There was speculation the creation of a new national park in the south Okanagan would be announced Friday.
Instead, the announcement is a “renewed commitment” to work together to establish a national park reserve by the federal and provincial governments and three area bands belonging to the Sylix/Okanagan Nation.
A national park reserve is a protected area that is subject to an aboriginal land claim that has been accepted for negotiation by the federal government.
A news release states the joint partnership will begin planning discussions immediately and consideration will be given to continuing ranching and recreational opportunities in the region.
“A new national park reserve in the south Okanagan would protect one of Canada’s iconic natural and cultural landscapes and provide opportunities to share this inspiring place with Canadians and visitors from around the world,” said Catherine McKenna, the federal government minister responsible for Parks Canada. “By renewing our commitment to work together to establish a national park reserve in the south Okanagan, we can conserve this incredible landscape for future generations.”
BC’s environment minister calls the area a unique place that many people want protected.
“We will work hard to make this happen, to preserve and protect the biodiversity of this special region, and for the positive contributions a national park reserve will make to the local economies,” said George Heyman in the release.
The chief of the Osoyoos Indian Band said collaborative efforts to develop a park started decades ago.
“In 2002, I along with Senator Ross Fitzpatrick and others went to Ottawa to meet with the prime minister’s staff to explore the possibility of a national park in the South Okanagan,” said Chief Clarence Louie. “More recently, in 2011 the Osoyoos Indian Band and Lower Similkameen Indian Band took the lead on behalf of the Okanagan Nation to develop a Syilx Feasibility Study to allow for the inclusion of the Okanagan Nation perspectives.”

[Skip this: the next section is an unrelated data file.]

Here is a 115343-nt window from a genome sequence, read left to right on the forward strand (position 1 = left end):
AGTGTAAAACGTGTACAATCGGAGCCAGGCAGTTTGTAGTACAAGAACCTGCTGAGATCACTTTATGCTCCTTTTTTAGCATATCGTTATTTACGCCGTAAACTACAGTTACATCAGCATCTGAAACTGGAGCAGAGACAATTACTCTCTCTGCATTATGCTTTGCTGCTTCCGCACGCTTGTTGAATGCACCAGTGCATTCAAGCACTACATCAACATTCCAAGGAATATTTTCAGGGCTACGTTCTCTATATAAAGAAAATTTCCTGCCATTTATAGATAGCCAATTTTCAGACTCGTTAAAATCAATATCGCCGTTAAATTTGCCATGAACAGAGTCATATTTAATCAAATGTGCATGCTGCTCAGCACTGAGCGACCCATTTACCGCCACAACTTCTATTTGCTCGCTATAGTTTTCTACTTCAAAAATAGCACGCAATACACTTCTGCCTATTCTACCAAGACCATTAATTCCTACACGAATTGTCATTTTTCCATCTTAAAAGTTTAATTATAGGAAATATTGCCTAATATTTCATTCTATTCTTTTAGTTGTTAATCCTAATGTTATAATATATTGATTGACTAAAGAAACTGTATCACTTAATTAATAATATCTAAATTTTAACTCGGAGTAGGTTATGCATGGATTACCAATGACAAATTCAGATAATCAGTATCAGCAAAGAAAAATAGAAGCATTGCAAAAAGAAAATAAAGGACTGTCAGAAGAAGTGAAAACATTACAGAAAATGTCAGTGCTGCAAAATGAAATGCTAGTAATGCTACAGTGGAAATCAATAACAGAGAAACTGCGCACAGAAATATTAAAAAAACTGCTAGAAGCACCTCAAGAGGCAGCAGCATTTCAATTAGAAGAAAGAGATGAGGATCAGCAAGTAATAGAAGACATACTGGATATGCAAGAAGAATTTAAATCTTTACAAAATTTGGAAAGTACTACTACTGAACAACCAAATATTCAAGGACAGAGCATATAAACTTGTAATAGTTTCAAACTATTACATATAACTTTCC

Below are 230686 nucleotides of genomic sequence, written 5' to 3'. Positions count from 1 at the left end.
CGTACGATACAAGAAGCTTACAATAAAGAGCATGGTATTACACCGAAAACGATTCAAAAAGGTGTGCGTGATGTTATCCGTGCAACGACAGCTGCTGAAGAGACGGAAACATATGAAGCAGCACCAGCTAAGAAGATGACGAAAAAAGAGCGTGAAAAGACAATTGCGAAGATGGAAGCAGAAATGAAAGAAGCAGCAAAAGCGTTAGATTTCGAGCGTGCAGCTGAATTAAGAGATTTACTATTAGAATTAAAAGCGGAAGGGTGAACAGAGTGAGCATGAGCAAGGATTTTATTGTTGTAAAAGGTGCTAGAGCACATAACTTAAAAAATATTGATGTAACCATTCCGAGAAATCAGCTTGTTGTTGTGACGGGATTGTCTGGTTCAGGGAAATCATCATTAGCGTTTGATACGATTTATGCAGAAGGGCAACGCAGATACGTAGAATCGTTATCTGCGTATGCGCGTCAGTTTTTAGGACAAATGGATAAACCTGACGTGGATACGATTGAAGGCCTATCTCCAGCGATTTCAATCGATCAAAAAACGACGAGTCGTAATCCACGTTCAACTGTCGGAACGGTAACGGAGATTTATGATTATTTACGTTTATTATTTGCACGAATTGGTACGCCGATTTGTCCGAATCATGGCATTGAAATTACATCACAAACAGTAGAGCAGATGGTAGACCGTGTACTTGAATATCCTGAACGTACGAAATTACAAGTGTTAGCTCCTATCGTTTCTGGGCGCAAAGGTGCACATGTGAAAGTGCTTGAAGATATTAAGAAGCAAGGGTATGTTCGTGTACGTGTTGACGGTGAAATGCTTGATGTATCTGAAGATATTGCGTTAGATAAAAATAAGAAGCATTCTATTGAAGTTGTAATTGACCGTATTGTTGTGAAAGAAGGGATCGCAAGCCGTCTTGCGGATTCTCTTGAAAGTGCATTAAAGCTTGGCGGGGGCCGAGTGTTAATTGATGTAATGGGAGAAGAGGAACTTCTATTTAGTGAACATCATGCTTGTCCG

The environmental group Sierra Club BC is commending the three parties for working together to create a new national park reserve saying it’s an essential part of responding to climate change.
“The intention for an integrated process by federal and provincial governments to work together with Indigenous governments is an important step toward earnest reconciliation with Indigenous rights and protection of critical ecosystems.” said spokesperson Mark Worthing. “None of these governments can achieve significant landscape protection acting alone.”
And Joe Foy of the Wilderness Committee said his members are “celebrating wildly” after Friday’s announcement.
The organization said the area is home to 30 per cent of BC’s endangered species including badgers, rattlesnakes, bobolinks and burrowing owls.